The type of experience I think is crucial is life experience. Though we can deftly summon up a dragon or a murder through a combination of imagination and reading around the subject, do you think it would be possible to write convincingly about being in love if you never had been? Or to write about jealously, or rage, or joy?

432px-William_wordsworthEmotional authenticity in a book does not come from reading a Wikipedia page it comes through living and the process of getting it down on the page is perhaps what Wordsworth was talking about when he referred to ’emotion recollected in tranquillity.’

It’s not as though you often sit at a word processor thinking – ‘right – let’s describe sexual jealously for this bit’ but you might often have to know how a character feeling that emotion behaves, what they do, what they say or don’t say – and how their behaviour impacts on the world around them.

This emotional intelligence is what you can’t fake and can’t research as a writer I believe, it leaves a gap and that’s where your personal experience floods in.

ImageDon’t forget if you get a moment to take a look at my book Song of the Sea God.

You can look inside to read the first few pages free and download a free Kindle sample for UK readers here. And for readers in the USA here.

 

It’s never too late!

Halfdan_Egedius_-_The_Dreamer__Portrait_of_the_Painter_Torleiv_Stadskleiv__-_Google_Art_ProjectIt is never too late to follow your literary dream – and as dreams go, that’s one thing I have always loved about it.

If you have lived through your twenties then you can pretty much give up on your dreams of playing professional football or winning an Olympic Gold. You are also unlikely to set the pop charts alight or fill Shea Stadium with rock fans waving their mobile phones at you. If your heart fluttered at the thought of being a fashion model then you can wave that goodbye as the years pass too.

But if you dream of literary stardom then yours is a dream with some degree of longevity.

There was once a guy who held down a dull job as an oil company marketing executive – he stuck it out well into his forties though he can’t have found it much fun as eventually he got canned for persistent drunkenness.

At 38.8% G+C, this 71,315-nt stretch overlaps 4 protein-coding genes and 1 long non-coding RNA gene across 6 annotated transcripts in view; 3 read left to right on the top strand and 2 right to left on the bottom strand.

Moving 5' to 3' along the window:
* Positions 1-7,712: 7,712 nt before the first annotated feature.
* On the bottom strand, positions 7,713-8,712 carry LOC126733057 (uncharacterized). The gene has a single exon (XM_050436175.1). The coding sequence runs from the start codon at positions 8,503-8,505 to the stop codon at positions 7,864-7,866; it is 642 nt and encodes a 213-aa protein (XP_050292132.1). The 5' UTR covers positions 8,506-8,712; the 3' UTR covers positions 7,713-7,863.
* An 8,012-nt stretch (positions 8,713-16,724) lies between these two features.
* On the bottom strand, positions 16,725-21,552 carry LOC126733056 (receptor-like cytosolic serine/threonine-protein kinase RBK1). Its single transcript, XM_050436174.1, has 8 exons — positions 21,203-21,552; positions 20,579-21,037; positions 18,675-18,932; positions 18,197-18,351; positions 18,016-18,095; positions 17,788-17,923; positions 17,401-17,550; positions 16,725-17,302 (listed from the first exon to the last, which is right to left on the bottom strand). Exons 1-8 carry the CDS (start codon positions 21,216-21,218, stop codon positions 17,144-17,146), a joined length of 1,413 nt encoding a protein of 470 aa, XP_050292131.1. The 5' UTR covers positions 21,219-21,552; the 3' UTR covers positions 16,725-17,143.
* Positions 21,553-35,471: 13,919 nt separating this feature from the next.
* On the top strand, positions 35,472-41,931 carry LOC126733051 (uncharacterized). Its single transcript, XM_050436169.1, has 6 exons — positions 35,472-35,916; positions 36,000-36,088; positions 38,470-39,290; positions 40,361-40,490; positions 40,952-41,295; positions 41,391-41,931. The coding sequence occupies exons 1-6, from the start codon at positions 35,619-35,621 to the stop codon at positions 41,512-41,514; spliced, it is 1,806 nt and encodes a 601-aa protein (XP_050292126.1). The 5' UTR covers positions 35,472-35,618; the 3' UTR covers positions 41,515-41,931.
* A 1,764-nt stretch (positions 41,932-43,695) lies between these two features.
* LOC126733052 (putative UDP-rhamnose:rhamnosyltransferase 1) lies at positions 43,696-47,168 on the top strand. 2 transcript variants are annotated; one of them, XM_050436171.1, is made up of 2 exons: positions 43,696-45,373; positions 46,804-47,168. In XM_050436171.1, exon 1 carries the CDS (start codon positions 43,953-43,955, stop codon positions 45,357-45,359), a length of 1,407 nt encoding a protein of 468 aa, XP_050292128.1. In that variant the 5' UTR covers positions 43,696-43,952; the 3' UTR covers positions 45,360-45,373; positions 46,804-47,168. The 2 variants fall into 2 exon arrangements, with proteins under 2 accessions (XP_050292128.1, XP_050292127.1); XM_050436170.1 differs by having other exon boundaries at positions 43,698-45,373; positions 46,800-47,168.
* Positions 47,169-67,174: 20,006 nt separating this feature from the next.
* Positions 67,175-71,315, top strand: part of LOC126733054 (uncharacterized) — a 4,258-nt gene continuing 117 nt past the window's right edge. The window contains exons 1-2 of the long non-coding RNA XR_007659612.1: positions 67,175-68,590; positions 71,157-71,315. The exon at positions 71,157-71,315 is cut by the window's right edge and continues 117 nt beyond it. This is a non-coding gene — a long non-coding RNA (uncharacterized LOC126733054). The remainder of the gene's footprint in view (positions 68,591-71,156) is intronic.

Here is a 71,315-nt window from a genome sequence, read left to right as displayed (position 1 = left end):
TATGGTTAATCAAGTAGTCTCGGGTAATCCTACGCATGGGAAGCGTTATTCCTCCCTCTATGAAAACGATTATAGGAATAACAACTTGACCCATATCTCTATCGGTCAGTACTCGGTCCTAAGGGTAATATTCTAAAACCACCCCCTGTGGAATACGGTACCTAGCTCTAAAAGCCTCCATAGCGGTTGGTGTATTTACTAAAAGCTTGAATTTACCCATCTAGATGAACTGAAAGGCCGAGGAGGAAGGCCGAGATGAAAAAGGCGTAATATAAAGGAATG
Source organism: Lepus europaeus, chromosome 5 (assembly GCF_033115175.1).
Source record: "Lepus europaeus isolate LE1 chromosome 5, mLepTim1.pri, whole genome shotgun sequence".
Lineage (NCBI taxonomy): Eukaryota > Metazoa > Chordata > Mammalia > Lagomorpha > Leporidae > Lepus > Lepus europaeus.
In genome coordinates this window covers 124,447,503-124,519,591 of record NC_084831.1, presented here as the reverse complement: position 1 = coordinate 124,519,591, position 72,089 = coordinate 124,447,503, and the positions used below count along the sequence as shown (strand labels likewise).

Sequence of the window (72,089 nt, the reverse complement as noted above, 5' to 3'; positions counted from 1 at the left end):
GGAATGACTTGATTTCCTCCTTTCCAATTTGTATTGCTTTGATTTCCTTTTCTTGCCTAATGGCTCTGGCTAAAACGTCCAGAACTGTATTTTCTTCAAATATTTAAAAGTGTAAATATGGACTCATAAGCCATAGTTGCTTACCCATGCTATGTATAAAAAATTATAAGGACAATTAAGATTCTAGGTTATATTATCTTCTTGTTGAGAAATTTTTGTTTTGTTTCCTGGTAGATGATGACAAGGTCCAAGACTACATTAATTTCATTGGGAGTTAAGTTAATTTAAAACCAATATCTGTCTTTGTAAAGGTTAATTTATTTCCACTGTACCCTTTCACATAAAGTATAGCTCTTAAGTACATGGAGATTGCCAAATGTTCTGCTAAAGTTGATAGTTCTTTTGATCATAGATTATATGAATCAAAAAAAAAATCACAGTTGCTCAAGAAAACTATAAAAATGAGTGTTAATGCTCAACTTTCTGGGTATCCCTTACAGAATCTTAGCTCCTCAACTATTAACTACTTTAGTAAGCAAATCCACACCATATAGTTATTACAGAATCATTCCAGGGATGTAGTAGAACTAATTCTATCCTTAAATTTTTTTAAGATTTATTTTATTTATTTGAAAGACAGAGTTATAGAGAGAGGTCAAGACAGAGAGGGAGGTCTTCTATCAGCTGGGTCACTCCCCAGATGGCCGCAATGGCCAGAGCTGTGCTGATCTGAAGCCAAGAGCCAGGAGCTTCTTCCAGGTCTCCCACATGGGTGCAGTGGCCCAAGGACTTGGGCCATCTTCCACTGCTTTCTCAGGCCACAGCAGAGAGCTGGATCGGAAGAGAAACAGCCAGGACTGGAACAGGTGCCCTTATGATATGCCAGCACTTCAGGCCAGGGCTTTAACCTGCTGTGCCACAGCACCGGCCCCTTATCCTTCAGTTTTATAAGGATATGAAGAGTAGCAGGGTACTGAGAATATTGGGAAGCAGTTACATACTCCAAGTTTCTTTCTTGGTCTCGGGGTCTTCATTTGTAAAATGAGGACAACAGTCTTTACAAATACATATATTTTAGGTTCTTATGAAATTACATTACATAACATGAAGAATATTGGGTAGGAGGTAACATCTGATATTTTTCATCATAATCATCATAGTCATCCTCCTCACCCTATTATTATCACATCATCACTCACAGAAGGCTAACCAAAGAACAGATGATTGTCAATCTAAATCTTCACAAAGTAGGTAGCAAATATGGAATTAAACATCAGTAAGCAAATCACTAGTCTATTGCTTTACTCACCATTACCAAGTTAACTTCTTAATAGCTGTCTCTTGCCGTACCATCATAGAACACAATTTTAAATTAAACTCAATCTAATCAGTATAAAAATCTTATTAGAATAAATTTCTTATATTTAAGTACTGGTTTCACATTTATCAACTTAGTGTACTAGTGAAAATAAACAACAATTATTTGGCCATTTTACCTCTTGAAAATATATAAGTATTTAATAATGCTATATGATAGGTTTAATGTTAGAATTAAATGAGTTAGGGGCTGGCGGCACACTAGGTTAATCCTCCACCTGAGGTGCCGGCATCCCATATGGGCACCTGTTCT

9780140108927So he took to writing detective fiction and selling his stories to magazines. He found it suited him but he was fifty years old by the time he managed to get his first full length book published. It was called The Big Sleep and after that everyone had heard of Raymond Chandler.

Annie Proulx, there’s another one. The famed author of The Shipping News had a productive career as a journalist and had a track record as a short-story writer but she was 57 before her first novel was published. There are many more examples.

491px-John_Keats_by_William_HiltonNow, of course, there are always some precocious young tykes around the literary landscape. John Keats had scribbled his last stanza and kicked the Grecian Urn before he was 25. But, on the whole, a few extra miles on the clock can benefit a writer. More years can equal more material, they can also equal more life experience – not only more to write about but more ways to write about it.

It’s true that publishers and agents may not see you as having rock star appeal if your hair is turning grey – they would much rather have someone young and pretty, with more productive years left in them.

But, in the end, what matters is what is on the page rather than how many candles there are on your birthday cake. And, I don’t know about you, but I rather like that.

It gives those of us who are nearer in age to Chandler than Keats a chance to bloom late but gloriously like Pulitzer Prize winning Annie. And for younger writers, it simply means they have time on their side.

Song of the Sea God visualDon’t forget if you get a moment to take a look at my book Song of the Sea God.

You can look inside to read the first few pages free and download a free Kindle sample for UK readers here. And for readers in the USA here.